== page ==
CKSandberg Photography fine-art photography and photo education

Timing is Everything…

 


I sat at dinner in Farmington, New Mexico, with a view to a bluff just a few hundred yards to the south. For three minutes (I timed it), the setting sun lit up that bluff and turned it brilliant shades of gold and ocher. Then the sun dropped just a bit in the western sky, the light changed, and all the color faded away, leaving the bluff just dull brown. It was a stunning example of the fleeting nature of landscape photography, and reminded me of the adage - perfect for those of us who love to capture the beauty and wonder of the natural world - that "timing is everything."



Landscape photographers often talk of the "golden hour", but what do they really mean?


The "golden hour" refers to the fleeting period around sunrise and sunset when light does wonderful things for photography.


There are several reasons why you should leave your comfortable bed and venture afield well before reasonable people arise (and stay out in the field when anyone with a lick of sense would be having dessert after a good dinner.) First, the soft, even lighting that precedes dawn and follows the moment of sunset can provide a tranquil, virtually shadowless image that can't be found at other times. One of my favorite shots of Spider Rock in Canyon deChelly was taken at 7:27 p.m on March 13; there are almost no shadows to distract the viewer, and the whole canyon lends its beauty to the image without strong highlights or dark areas.


For images where strong contrast would destroy the scene, that soft light is fantastic. The tradeoff is the need for long exposures (particularly with the very small aperture you'll want for maximum depth of field in a typical landscape shot), but a good tripod and remote shutter release (and probably mirror lock-up to further reduce the chance of shake during the exposure) can take care of that issue.

 


Second is alpenglow, that glowing band of color in the eastern sky just before daybreak caused by snow, moisture, or ice in the air scattering the light in a gorgeous way. I stood on a cool mountaintop at 4:58 a.m. on June 24th to catch this mystical alpenglow in the Grand Tetons - it lasted only five minutes, and absolutely made that morning's shooting for me! This also proves the adage that "bad weather makes good photos", since without the mist in the morning air the sun would not have created that wonderful glow.


Third is the effect that sunrise and sunset light has on red rocks: it makes the formations glow and burst out of their surroundings. At 5:20 a.m. on August 3, I caught the ridge at Garden of the Gods bathed in sunrise light and positively alive with intense color. The foreground wildflowers were still in open shade, since the rising sun had not directly touched them yet, and the contrast set up a great moment. The oblique light can completely alter the nature of the rocks, as my dinner observation noted; the landscape can go from dull and ordinary to alive and extraordinary (and back again) in a matter of moments, as the rock strata react to the wavelengths of the sun's rays.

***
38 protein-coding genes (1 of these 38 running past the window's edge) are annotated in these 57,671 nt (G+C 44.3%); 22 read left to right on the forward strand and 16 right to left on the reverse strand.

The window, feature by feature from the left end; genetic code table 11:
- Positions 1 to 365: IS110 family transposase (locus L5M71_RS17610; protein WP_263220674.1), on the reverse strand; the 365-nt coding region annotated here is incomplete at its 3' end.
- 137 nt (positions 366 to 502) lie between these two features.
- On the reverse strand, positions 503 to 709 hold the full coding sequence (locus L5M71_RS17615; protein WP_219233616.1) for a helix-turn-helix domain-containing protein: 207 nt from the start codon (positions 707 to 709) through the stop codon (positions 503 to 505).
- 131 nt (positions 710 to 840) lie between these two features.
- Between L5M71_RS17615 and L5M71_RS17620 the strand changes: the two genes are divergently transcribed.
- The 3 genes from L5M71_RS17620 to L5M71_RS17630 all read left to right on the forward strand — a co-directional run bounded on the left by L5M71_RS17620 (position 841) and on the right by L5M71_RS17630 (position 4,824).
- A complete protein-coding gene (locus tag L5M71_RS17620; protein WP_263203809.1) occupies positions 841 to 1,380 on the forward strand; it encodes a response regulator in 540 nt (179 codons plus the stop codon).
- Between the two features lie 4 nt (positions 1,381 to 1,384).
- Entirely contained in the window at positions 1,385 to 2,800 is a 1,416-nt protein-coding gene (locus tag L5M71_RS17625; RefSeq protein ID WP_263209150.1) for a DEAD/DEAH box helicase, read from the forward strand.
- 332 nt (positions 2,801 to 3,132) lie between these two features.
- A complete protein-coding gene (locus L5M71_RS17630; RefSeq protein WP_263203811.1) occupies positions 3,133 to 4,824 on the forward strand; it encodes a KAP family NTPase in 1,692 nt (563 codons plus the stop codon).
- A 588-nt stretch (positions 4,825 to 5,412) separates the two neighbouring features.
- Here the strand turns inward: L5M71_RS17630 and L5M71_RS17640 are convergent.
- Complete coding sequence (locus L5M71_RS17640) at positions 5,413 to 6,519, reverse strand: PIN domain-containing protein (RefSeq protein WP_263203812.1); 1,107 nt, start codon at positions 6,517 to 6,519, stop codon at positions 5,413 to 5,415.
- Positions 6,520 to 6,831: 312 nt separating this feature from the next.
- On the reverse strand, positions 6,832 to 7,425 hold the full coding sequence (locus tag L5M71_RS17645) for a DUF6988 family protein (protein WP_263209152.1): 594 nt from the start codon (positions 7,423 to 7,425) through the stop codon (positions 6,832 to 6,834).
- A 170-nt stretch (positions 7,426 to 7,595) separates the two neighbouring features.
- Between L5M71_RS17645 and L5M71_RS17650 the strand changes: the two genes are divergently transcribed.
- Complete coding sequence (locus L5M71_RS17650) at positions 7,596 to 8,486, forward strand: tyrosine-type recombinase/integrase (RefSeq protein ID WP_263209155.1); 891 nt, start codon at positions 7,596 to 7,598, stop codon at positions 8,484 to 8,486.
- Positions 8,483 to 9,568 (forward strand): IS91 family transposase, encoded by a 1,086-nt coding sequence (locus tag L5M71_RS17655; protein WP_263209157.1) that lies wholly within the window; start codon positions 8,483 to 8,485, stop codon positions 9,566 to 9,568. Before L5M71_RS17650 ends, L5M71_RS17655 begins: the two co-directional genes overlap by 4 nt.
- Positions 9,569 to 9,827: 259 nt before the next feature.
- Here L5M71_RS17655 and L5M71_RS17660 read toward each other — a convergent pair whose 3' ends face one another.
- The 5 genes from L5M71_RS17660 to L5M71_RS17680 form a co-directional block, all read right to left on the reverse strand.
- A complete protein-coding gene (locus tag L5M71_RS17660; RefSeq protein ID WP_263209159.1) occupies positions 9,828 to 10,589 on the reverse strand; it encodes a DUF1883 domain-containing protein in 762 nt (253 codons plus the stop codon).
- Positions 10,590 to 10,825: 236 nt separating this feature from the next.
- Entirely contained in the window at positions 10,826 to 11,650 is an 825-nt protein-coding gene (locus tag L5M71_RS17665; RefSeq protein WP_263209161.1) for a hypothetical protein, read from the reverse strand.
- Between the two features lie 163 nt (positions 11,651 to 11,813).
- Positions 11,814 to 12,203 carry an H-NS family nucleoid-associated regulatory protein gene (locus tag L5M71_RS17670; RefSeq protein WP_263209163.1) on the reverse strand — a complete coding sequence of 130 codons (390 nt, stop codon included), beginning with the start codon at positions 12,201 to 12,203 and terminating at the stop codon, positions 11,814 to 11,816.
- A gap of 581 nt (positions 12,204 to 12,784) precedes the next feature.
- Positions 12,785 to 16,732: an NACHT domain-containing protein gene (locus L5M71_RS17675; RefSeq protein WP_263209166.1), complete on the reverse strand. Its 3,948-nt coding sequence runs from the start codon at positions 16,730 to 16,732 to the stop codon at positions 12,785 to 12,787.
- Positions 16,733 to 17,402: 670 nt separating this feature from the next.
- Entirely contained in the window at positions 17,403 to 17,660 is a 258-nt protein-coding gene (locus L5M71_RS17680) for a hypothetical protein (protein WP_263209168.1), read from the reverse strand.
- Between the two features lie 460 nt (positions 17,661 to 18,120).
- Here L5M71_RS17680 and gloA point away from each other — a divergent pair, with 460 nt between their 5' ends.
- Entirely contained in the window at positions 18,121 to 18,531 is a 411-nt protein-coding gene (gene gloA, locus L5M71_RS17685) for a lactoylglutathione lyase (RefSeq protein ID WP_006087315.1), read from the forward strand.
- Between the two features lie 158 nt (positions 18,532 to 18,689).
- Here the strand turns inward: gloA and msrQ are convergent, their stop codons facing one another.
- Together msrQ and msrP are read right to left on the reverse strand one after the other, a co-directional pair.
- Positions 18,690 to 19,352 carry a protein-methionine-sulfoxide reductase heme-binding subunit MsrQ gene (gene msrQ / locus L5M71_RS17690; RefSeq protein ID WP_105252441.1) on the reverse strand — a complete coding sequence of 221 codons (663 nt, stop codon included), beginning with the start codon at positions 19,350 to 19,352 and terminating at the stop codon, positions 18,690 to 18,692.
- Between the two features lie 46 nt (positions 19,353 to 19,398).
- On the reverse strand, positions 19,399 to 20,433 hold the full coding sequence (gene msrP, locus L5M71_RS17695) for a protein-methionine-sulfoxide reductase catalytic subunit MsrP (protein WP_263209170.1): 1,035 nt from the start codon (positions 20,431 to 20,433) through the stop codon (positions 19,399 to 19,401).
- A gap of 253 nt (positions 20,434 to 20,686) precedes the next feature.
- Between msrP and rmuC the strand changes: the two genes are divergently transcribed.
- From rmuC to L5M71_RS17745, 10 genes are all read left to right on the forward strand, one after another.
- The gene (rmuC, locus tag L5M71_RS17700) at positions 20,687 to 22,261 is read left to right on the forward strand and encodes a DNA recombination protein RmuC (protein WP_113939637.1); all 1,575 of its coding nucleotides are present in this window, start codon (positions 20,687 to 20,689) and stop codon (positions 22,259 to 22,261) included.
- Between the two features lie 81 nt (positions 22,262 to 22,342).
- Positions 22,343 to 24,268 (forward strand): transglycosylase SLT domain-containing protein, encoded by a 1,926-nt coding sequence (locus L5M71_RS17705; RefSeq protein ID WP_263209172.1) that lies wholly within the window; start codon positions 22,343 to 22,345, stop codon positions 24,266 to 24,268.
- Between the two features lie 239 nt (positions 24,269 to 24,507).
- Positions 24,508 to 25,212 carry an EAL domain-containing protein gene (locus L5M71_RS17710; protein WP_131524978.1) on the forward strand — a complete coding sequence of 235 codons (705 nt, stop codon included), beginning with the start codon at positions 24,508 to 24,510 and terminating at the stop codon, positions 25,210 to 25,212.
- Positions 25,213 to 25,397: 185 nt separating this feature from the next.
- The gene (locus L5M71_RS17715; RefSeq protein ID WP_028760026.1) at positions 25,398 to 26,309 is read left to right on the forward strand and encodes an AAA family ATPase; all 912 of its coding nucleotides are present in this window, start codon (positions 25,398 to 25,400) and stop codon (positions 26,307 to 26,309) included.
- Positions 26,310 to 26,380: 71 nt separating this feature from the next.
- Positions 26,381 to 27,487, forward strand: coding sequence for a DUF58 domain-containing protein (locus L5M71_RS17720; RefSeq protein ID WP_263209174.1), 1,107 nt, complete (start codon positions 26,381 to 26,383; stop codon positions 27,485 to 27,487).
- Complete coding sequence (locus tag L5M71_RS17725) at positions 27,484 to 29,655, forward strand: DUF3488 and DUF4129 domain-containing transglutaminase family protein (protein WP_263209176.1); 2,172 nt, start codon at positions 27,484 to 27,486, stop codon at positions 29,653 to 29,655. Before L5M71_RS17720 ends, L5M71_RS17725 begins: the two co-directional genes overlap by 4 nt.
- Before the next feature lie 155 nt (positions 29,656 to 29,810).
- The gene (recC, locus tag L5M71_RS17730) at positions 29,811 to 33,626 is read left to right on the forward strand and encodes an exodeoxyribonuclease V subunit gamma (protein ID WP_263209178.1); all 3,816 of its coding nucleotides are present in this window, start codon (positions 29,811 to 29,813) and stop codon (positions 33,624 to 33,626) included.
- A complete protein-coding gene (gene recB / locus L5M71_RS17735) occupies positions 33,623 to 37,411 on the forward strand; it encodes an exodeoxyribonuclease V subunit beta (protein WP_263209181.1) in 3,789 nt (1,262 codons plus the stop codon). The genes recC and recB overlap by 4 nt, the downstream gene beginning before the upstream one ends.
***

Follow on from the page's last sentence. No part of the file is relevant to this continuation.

Fourth is the opportunity to use the very low-angle light after sunrise and before sunset to bring out surface details and emphasize forms with the striking contrast of light and shadow. This is quite the opposite of the pre-light softness I noted above, and its usefulness depends entirely on image you are trying to capture. I snapped a shot of mushroom-topped hoodoos in the Bisti Badlands at 7:10 on July 31, as the sun was sinking in the west. The low-angle light added necessary contrast to this shot, and exposed the ripples and folds in the rock forms that could not have been captured with the sun higher in the sky.

So much of the visual interest of this field of hoodoos lies in the ability to see the depth of the sculpting that the significant contrast caused by the evening light (which could ruin the image in many other settings) was essential to show the viewer the beauty I saw in these wind-carved shapes.

  

Finally, the sun itself can be a focal element in a golden hour shot. I had been shooting on a lava flow at the shore of Lake Superior for about 20 minutes when the rising sun and clouds decided to cooperate (at 4:43 a.m. on June 30) with a backlit bank of clouds and streak of color. Rather than focusing on the indirect effect of the low-lying sun on the landscape, this shot turns its attention to the sun's own power and beauty. While the opportunity to include the sun within an image may be infrequent, it can offer a striking image when it arises.


It is these chances for creative and compelling lighting that should give you the incentive to forego the sleep that non-photographers can enjoy, and get you out both early and late to see the light that others miss. While every sunrise and sunset is different, and sometimes nothing exciting happens as you wait in the half-dark, there is no substitute for being on the scene as the light moves from ordinary to amazing in the golden hour.